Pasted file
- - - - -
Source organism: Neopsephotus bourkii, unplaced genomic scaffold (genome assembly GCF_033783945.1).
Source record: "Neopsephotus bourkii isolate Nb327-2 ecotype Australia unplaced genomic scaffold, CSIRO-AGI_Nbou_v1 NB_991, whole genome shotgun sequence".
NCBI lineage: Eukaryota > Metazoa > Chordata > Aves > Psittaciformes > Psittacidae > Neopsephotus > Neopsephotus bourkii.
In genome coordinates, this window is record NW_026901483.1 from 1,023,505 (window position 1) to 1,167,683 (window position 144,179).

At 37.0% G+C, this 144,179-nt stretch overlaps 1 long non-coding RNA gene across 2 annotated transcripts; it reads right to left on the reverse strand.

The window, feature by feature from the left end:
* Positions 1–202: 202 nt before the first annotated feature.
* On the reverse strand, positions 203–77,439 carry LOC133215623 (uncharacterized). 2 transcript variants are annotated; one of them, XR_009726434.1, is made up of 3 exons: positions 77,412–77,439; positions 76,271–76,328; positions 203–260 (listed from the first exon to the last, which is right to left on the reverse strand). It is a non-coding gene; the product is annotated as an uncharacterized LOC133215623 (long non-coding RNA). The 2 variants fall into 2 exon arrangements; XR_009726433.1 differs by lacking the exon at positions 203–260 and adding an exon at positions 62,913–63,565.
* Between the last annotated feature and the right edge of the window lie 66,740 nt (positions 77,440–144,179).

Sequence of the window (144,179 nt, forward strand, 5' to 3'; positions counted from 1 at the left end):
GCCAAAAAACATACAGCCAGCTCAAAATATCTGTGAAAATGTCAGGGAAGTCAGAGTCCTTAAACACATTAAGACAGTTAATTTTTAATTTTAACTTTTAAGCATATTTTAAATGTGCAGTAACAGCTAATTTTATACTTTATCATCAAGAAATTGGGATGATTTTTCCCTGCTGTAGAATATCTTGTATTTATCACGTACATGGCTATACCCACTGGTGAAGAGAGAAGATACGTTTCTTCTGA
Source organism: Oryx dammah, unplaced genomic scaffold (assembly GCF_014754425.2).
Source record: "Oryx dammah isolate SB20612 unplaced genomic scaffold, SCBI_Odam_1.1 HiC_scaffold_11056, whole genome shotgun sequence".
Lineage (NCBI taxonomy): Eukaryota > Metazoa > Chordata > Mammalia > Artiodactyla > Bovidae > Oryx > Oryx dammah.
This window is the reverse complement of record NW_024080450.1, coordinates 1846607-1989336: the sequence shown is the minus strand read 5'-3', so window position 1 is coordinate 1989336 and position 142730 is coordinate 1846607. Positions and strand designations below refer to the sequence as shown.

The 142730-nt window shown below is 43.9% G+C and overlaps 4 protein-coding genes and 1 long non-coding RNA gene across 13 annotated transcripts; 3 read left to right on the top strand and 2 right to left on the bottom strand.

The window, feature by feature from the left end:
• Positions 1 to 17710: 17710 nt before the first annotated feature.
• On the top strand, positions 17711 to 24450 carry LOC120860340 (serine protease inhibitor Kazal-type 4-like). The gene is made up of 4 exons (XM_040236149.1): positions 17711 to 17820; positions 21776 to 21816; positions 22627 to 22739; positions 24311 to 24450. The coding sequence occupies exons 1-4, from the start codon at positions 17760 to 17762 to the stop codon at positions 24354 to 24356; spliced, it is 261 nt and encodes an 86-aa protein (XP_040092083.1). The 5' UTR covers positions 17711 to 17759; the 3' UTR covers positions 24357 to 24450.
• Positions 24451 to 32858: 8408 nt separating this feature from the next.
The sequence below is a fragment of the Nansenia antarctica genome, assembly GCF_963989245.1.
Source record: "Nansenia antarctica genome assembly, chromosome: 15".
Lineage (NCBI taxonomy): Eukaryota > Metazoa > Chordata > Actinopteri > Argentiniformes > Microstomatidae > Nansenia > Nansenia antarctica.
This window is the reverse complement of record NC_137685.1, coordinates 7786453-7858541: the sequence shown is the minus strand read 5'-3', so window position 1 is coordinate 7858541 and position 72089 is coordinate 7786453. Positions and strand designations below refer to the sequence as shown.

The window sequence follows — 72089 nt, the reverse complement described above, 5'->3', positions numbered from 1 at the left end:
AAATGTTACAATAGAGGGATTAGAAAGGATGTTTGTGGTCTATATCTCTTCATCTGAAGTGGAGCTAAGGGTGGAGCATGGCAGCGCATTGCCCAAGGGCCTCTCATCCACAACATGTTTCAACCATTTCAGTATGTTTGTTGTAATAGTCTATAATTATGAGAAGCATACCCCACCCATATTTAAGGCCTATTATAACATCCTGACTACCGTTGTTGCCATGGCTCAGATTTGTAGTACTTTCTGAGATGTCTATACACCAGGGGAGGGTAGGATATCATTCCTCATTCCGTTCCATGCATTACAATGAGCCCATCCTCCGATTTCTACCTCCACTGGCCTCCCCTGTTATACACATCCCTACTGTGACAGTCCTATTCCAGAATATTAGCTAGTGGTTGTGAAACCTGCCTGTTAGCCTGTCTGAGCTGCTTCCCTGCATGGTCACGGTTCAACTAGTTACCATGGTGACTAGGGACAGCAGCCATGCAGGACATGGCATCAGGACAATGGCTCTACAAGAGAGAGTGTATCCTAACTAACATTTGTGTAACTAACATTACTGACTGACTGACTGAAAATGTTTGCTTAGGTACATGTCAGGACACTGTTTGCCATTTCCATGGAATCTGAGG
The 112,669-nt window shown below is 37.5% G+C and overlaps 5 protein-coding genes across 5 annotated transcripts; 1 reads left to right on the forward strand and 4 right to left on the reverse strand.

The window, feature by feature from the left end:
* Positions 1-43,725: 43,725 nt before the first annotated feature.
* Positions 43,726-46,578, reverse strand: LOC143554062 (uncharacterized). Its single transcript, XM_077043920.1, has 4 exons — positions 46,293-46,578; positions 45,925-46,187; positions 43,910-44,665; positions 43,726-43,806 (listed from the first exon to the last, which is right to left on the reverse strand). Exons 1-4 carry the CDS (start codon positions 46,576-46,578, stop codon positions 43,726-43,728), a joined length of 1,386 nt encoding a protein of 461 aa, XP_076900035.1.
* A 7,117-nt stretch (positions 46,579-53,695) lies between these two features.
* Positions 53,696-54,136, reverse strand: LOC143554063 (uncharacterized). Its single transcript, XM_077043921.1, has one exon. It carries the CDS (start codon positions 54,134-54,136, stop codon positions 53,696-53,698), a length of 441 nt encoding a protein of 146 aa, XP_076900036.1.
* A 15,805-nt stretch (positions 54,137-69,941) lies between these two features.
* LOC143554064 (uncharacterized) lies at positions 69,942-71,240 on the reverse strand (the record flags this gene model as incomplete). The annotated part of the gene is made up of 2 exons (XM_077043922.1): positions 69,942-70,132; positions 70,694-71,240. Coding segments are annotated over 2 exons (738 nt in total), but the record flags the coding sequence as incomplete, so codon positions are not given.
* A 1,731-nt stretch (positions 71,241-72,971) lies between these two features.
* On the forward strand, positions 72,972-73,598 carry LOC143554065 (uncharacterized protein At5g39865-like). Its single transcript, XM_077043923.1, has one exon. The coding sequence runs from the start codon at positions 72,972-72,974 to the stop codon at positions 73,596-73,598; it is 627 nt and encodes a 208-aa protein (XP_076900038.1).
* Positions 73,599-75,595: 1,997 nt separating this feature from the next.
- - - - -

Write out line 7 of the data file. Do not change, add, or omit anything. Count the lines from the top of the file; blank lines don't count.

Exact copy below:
* Positions 1–202: 202 nt before the first annotated feature.